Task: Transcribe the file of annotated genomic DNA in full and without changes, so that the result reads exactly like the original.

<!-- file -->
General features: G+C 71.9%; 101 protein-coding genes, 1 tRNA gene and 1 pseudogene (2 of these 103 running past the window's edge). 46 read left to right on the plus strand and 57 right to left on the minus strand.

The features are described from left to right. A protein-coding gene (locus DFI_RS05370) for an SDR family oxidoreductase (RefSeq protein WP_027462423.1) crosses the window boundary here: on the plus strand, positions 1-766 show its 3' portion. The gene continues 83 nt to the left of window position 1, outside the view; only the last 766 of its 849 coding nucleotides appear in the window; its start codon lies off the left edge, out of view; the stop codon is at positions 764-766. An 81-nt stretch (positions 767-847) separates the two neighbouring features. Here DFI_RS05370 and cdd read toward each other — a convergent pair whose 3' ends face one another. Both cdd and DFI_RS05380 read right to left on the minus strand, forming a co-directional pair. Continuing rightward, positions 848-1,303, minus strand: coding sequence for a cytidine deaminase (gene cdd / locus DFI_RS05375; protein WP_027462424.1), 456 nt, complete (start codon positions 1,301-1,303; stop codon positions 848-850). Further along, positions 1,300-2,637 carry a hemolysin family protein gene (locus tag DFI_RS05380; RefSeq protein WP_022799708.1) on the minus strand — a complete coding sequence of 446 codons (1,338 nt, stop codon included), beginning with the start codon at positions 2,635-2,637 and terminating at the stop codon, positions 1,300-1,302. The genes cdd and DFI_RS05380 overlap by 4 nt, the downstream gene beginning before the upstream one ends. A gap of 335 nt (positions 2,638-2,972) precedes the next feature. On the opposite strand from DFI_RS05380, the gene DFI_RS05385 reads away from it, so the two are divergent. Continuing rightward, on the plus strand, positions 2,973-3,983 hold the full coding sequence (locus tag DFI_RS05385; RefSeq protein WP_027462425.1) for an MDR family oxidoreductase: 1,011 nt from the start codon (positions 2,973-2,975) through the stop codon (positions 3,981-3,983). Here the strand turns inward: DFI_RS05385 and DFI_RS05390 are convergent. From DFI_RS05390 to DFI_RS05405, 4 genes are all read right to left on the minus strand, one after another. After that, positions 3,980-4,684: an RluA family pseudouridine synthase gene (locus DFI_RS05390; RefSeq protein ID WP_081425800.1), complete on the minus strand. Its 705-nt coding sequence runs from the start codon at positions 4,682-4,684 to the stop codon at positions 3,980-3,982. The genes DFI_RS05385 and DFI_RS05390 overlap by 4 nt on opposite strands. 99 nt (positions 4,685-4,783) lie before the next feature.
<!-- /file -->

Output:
General features: G+C 71.9%; 101 protein-coding genes, 1 tRNA gene and 1 pseudogene (2 of these 103 running past the window's edge). 46 read left to right on the plus strand and 57 right to left on the minus strand.

The features are described from left to right. A protein-coding gene (locus DFI_RS05370) for an SDR family oxidoreductase (RefSeq protein WP_027462423.1) crosses the window boundary here: on the plus strand, positions 1-766 show its 3' portion. The gene continues 83 nt to the left of window position 1, outside the view; only the last 766 of its 849 coding nucleotides appear in the window; its start codon lies off the left edge, out of view; the stop codon is at positions 764-766. An 81-nt stretch (positions 767-847) separates the two neighbouring features. Here DFI_RS05370 and cdd read toward each other — a convergent pair whose 3' ends face one another. Both cdd and DFI_RS05380 read right to left on the minus strand, forming a co-directional pair. Continuing rightward, positions 848-1,303, minus strand: coding sequence for a cytidine deaminase (gene cdd / locus DFI_RS05375; protein WP_027462424.1), 456 nt, complete (start codon positions 1,301-1,303; stop codon positions 848-850). Further along, positions 1,300-2,637 carry a hemolysin family protein gene (locus tag DFI_RS05380; RefSeq protein WP_022799708.1) on the minus strand — a complete coding sequence of 446 codons (1,338 nt, stop codon included), beginning with the start codon at positions 2,635-2,637 and terminating at the stop codon, positions 1,300-1,302. The genes cdd and DFI_RS05380 overlap by 4 nt, the downstream gene beginning before the upstream one ends. A gap of 335 nt (positions 2,638-2,972) precedes the next feature. On the opposite strand from DFI_RS05380, the gene DFI_RS05385 reads away from it, so the two are divergent. Continuing rightward, on the plus strand, positions 2,973-3,983 hold the full coding sequence (locus tag DFI_RS05385; RefSeq protein WP_027462425.1) for an MDR family oxidoreductase: 1,011 nt from the start codon (positions 2,973-2,975) through the stop codon (positions 3,981-3,983). Here the strand turns inward: DFI_RS05385 and DFI_RS05390 are convergent. From DFI_RS05390 to DFI_RS05405, 4 genes are all read right to left on the minus strand, one after another. After that, positions 3,980-4,684: an RluA family pseudouridine synthase gene (locus DFI_RS05390; RefSeq protein ID WP_081425800.1), complete on the minus strand. Its 705-nt coding sequence runs from the start codon at positions 4,682-4,684 to the stop codon at positions 3,980-3,982. The genes DFI_RS05385 and DFI_RS05390 overlap by 4 nt on opposite strands. 99 nt (positions 4,685-4,783) lie before the next feature.